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Expression of the neuron-specific protein CHD5 is an independent marker of outcome in neuroblastoma.

Garcia I, Mayol G, Rodríguez E, Suñol M, Gershon TR, Ríos J, Cheung NK, Kieran MW, George RE, Perez-Atayde AR, Casala C, Galván P, de Torres C, Mora J, Lavarino C - Mol. Cancer (2010)

Bottom Line: Within NTs, CHD5 immunoreactivity was found restricted to differentiating neuroblasts and ganglion-like cells, and absent in undifferentiated neuroblasts and stromal Schwann cells.Correlation between protein and mRNA levels was found, suggesting transcriptional regulation of CHD5.Re-establishment of CHD5 expression induced by chemotherapy could be a surrogate marker of treatment response.

View Article: PubMed Central - HTML - PubMed

Affiliation: Developmental Tumor Biology Laboratory, Hospital Sant Joan de Déu, Fundación Sant Joan de Déu, Barcelona, Spain.

ABSTRACT

Background: The chromodomain, helicase DNA-binding protein 5 (CHD5) is a potential tumor suppressor gene located on chromosome 1p36, a region recurrently deleted in high risk neuroblastoma (NB). Previous data have shown that CHD5 mRNA is present in normal neural tissues and in low risk NB, nevertheless, the distribution of CHD5 protein has not been explored. The aim of this study was to investigate CHD5 protein expression as an immunohistochemical marker of outcome in NB. With this purpose, CHD5 protein expression was analyzed in normal neural tissues and neuroblastic tumors (NTs). CHD5 gene and protein expression was reexamined after induction chemotherapy in a subset of high risk tumors to identify potential changes reflecting tumor response.

Results: We provide evidence that CHD5 is a neuron-specific protein, absent in glial cells, with diverse expression amongst neuron types. Within NTs, CHD5 immunoreactivity was found restricted to differentiating neuroblasts and ganglion-like cells, and absent in undifferentiated neuroblasts and stromal Schwann cells. Correlation between protein and mRNA levels was found, suggesting transcriptional regulation of CHD5. An immunohistochemical analysis of 90 primary NTs highlighted a strong association of CHD5 expression with favorable prognostic variables (age at diagnosis <12 months, low clinical stage, and favorable histology; P < 0.001 for all), overall survival (OS) (P < 0.001) and event-free survival (EFS) (P < 0.001). Multivariate analysis showed that CHD5 prognostic value is independent of other clinical and biologically relevant parameters, and could therefore represent a marker of outcome in NB that can be tested by conventional immunohistochemistry. The prognostic value of CHD5 was confirmed in an independent, blinded set of 32 NB tumors (P < 0.001).Reactivation of CHD5 expression after induction chemotherapy was observed mainly in those high risk tumors with induced tumor cell differentiation features. Remarkably, these NB tumors showed good clinical response and prolonged patient survival.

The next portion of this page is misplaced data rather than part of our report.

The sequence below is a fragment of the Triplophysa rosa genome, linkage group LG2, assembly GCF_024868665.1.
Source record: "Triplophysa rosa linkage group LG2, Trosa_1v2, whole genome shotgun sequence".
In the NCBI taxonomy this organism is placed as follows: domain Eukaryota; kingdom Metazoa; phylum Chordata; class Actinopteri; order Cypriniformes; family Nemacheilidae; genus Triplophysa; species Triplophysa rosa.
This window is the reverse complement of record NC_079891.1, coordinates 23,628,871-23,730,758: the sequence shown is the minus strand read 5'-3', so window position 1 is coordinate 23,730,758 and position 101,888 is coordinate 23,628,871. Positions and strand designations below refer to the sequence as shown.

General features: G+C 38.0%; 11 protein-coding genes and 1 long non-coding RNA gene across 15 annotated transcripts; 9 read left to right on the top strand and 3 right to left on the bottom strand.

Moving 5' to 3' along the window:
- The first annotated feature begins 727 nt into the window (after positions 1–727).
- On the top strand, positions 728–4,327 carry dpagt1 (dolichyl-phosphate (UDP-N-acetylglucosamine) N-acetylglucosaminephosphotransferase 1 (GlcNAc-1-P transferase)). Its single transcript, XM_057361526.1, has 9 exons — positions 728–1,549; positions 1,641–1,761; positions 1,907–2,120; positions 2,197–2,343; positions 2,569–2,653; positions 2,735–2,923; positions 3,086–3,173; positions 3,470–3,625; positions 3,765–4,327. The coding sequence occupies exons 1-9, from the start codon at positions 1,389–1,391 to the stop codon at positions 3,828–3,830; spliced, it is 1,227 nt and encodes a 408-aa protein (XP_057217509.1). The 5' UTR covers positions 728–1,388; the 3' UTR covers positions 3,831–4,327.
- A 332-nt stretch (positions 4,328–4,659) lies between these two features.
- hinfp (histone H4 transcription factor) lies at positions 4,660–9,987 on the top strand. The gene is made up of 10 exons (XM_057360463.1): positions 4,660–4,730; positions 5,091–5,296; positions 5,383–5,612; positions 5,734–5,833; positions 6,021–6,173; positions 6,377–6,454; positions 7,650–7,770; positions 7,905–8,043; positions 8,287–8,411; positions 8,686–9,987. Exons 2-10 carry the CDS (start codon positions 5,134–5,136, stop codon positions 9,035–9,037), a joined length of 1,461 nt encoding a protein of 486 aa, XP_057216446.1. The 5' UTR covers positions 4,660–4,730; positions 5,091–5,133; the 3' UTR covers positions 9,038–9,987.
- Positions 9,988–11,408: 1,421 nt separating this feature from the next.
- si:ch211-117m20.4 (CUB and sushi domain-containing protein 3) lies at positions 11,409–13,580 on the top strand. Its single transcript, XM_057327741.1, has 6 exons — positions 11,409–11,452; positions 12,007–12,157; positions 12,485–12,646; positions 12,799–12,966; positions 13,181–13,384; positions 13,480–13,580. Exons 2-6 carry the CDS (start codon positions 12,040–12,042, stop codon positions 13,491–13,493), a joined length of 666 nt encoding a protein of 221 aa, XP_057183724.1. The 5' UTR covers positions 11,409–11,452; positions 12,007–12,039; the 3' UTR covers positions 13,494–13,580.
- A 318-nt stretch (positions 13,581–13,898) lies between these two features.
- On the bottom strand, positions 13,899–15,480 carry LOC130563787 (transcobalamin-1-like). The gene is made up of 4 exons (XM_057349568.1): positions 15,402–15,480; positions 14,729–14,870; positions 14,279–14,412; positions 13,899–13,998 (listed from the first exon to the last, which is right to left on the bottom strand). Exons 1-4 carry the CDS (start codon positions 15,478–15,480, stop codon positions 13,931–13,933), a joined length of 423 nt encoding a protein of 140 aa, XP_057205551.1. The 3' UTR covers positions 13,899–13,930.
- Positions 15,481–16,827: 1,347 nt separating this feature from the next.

Conclusions: The neuron-specific protein CHD5 may represent a marker of outcome in NB that can be tested by conventional immunohistochemistry. Re-establishment of CHD5 expression induced by chemotherapy could be a surrogate marker of treatment response.

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Chemotherapy-induced expression of CHD5 in 12 high risk NB tumors. (A) CHD5 immunoreactivity pre- and post-chemotherapy (400x); (B) Kaplan-Meier analysis for OS was performed using the mean between pre-treatment and post-treatment gene expression levels as cut-off to divide tumors which reactivate CHD5 and tumors that maintain low expression levels; (C) CHD5 transcript levels quantified by qRT-PCR: CHD5 expression levels (Black) at diagnosis, (Grey) post-chemotherapy. Fetal brain CHD5 expression represents normal neural tissue values.
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Figure 4: Chemotherapy-induced expression of CHD5 in 12 high risk NB tumors. (A) CHD5 immunoreactivity pre- and post-chemotherapy (400x); (B) Kaplan-Meier analysis for OS was performed using the mean between pre-treatment and post-treatment gene expression levels as cut-off to divide tumors which reactivate CHD5 and tumors that maintain low expression levels; (C) CHD5 transcript levels quantified by qRT-PCR: CHD5 expression levels (Black) at diagnosis, (Grey) post-chemotherapy. Fetal brain CHD5 expression represents normal neural tissue values.

Mentions: Tumor histology and gene expression can change with treatment as a result of important changes in cellular processes. We investigated the effects of induction chemotherapy (3 cycles) on CHD5 expression in 12 high risk NB cases with available paired diagnostic and post-chemotherapy tumor specimens for qRT-PCR and immunohistochemical analyses. At diagnosis all these tumors (2 locoregional and 10 stage 4 NB) displayed low CHD5 mRNA expression and negative immunostaining. Following induction chemotherapy, a significant increase of CHD5 transcript and CHD5 positive nuclear staining was detected in 6/12 specimens, together with therapy-induced morphological changes (increased cytoplasm and ganglion-like cell morphology) (Figure 4A and 4C; cases #1-6). All these patients achieved an initial complete or very good response to cytotoxic therapy (chemo- and radiation therapy). At the time of analysis, 5/6 patients were alive with a mean follow-up of 35.62 months (Figure 4B). One case, stage 4 MYCN amplified, progressed after a good initial response to chemotherapy and died of refractory bone marrow disease (Figure 4C; case #6). Bone marrow aspirate smears of this patient exhibited widespread tumor dissemination with CHD5 negative neuroblast aggregates (data not shown).